When hackers hold data hostage
Multi-layered security can better defend against ransomware
It's extortion, and it can cripple the operations of local governments, schools or corporations.
The cyberattacks known as ransomware, in which hackers compromise a network or system and then threaten to damage or shut it down unless they are paid, have doubled in the past year, according to the StateScoop news group. Municipalities, both big and small, are particularly susceptible to such attacks; local IT departments may have limited resources and attackers are continually evolving their methods. In 2019, high-profile ransomware attacks hit Atlanta, Baltimore and 23 towns in Texas.
One response has been signature-based threat detection, in which defenders find a unique identifier within a known threat and use it to recognize it in the future. Many anti-virus programs use that process, cataloging known malware. They may catch certain attacks, but some of the more dangerous malware is morphing more rapidly than they can catalog it.
“By changing the way it looks, that’s how it [malicious code] evades more traditional detection methods,” said Scott Styles, Raytheon’s cyber resiliency lead. “While we’d like to identify it, we don’t need to because we shut it down right away.”
A multi-layered, holistic strategy is more effective to defend against ransomware, rather than depending on a single tool.
For example, Raytheon has developed a technology called the REDPro platform, which uses a multi-layered, hardware- and software-based approach to protecting data and systems from malicious cyberattacks.
“You don’t want to put all your eggs in one basket when it comes to protecting your sensitive data,” said Torsten Staab, Raytheon REDPro chief engineer.
Ransomware uses encryption to lock up data on infected computers, then demands payment for its return. Many of these attacks get into systems through phishing emails that lure recipients into clicking a link or double-clicking an attachment disguised as a legitimate file.
“All it takes is one careless employee clicking on a ransomware-infested phishing email to start losing all your data in a matter of seconds,” Staab said.
These attacks can be highly targeted or they can come like a shotgun blast, according to Styles.
“In high dollar ransomware cases, we’ve seen social engineering and spearphishing at its best, where they’re targeting a specific individual that they’ve gathered intel on,” he said. “But in other cases, it’s a bulk email blast…a drive-by shooting. It preys on people’s curiosity. You can’t keep that stuff out; that’s why it’s so dangerous."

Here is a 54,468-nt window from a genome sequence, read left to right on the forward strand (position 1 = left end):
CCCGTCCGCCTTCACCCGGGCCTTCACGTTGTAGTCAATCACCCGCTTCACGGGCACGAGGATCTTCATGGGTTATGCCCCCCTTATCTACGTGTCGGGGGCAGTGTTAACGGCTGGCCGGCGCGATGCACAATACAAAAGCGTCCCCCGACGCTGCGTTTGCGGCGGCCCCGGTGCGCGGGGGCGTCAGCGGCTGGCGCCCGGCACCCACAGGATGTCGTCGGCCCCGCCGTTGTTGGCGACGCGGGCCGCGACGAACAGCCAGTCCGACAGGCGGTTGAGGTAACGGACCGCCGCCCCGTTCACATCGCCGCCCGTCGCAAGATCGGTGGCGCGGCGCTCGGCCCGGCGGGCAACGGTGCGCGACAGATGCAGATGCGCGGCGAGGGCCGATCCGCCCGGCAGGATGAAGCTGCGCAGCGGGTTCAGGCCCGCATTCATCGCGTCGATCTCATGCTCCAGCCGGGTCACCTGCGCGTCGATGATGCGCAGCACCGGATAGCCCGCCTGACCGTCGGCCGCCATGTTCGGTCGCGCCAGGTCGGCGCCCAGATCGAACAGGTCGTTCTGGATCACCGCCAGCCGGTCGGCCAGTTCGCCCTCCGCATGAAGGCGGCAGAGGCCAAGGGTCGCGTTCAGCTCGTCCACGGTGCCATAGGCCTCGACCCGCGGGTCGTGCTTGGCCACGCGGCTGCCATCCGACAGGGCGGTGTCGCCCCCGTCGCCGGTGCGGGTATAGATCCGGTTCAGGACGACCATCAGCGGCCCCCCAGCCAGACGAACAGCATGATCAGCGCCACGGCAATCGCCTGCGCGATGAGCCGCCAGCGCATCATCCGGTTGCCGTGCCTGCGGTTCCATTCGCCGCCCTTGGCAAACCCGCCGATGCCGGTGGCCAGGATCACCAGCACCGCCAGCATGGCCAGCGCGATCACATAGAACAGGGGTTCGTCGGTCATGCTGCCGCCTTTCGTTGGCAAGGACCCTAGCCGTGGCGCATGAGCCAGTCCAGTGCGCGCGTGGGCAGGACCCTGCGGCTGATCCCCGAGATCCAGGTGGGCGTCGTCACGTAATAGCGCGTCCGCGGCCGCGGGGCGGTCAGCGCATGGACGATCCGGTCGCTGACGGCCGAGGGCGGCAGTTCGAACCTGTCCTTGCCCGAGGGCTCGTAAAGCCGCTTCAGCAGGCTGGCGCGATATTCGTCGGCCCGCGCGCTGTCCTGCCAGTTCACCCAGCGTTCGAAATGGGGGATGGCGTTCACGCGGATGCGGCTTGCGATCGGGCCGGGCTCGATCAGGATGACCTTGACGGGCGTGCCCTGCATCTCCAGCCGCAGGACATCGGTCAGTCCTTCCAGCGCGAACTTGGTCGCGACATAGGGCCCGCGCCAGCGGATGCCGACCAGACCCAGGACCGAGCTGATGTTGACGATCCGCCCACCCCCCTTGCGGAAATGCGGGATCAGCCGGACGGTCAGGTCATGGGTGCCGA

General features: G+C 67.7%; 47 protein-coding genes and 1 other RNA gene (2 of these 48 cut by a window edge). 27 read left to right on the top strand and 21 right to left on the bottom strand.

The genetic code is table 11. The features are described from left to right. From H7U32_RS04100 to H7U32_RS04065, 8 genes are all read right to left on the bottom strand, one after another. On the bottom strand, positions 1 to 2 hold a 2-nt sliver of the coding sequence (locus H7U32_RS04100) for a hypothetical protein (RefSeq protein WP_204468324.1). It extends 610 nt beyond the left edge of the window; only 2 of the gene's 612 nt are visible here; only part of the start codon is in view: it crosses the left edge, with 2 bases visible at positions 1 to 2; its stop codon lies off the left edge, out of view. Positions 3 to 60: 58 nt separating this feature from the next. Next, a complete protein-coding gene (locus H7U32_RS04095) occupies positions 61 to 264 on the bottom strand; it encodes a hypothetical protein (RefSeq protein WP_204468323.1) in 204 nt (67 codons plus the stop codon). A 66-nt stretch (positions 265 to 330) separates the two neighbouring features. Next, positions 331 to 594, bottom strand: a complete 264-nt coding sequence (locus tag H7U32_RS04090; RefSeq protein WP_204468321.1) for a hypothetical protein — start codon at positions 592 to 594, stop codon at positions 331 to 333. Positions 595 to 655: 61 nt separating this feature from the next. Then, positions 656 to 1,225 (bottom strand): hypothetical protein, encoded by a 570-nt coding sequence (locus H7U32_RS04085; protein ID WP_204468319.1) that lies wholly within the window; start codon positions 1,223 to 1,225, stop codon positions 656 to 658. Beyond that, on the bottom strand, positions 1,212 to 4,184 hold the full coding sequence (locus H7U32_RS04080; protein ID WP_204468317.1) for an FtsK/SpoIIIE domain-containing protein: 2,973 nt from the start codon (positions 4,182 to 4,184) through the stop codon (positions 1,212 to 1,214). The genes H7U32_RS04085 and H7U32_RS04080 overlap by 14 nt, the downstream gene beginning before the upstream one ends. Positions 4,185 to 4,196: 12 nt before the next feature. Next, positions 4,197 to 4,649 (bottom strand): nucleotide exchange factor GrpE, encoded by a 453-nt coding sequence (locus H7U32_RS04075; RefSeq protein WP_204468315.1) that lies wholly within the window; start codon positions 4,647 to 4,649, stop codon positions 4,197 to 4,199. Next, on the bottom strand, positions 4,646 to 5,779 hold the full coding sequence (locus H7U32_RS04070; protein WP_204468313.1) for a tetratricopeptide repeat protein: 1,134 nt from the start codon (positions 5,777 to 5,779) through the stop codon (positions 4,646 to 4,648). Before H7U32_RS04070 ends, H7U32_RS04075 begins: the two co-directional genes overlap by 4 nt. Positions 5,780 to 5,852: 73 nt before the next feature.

Prevention, not remediation, is the key, according to Staab. “You have to prepare and plan for this in advance,” he said.
It only takes seconds for ransomware to start encrypting gigabytes worth of data, Staab added. To fight it, REDPro combines Raytheon’s cybersecurity technologies with tech from select industry partners such as the company Virsec. It offers a real-time monitoring tool to detect anomalies in a system’s behavior and stop an attack.
“We can detect and halt a ransomware attack before it can even start to encrypt any data,” Staab said.
REDPro runs Raytheon's Electronic Armor software, which measures and monitors an operating system’s boot and runtime environment. Electronic Armor is based on the Zero Trust principle, which assumes an attacker is already in a position to do damage. The software can prevent unauthorized access, copying, modification, reverse engineering or deletion of critical software, intellectual property or sensitive data.
“In some industries, they’re still running Windows XP, which Microsoft no longer releases security patches for,” Styles said. “If those machines were cyber-hardened with Electronic Armor and other Zero Trust defenses, then those machines wouldn’t need to be patched.”
Styles said backing up data, taking multiple snapshots of the system’s state and storing backups in multiple places, including in the cloud and offsite locations, is one of the keys to cyber resiliency.
“Our goal is to keep the business up and running even during an attack,” Styles said. “We can restore to a state before the attack, even making improvements to the system so it’s no longer vulnerable.”
The platform also incorporates user, process, and storage behavioral analytics, which detects and neutralizes suspicious and malicious user activities, system services, applications, and storage media access.
“If a user works in Human Resources in Virginia and is usually online from 9 to 5, then one day this user logs in from Eastern Europe at 3 a.m. and tries to download files from a Finance-shared drive, REDPro would flag it and intervene in real-time if required,” Staab said. “Every user, system, process, and application poses a potential cyber threat or vulnerability — regardless of their origin, current location or access privileges.”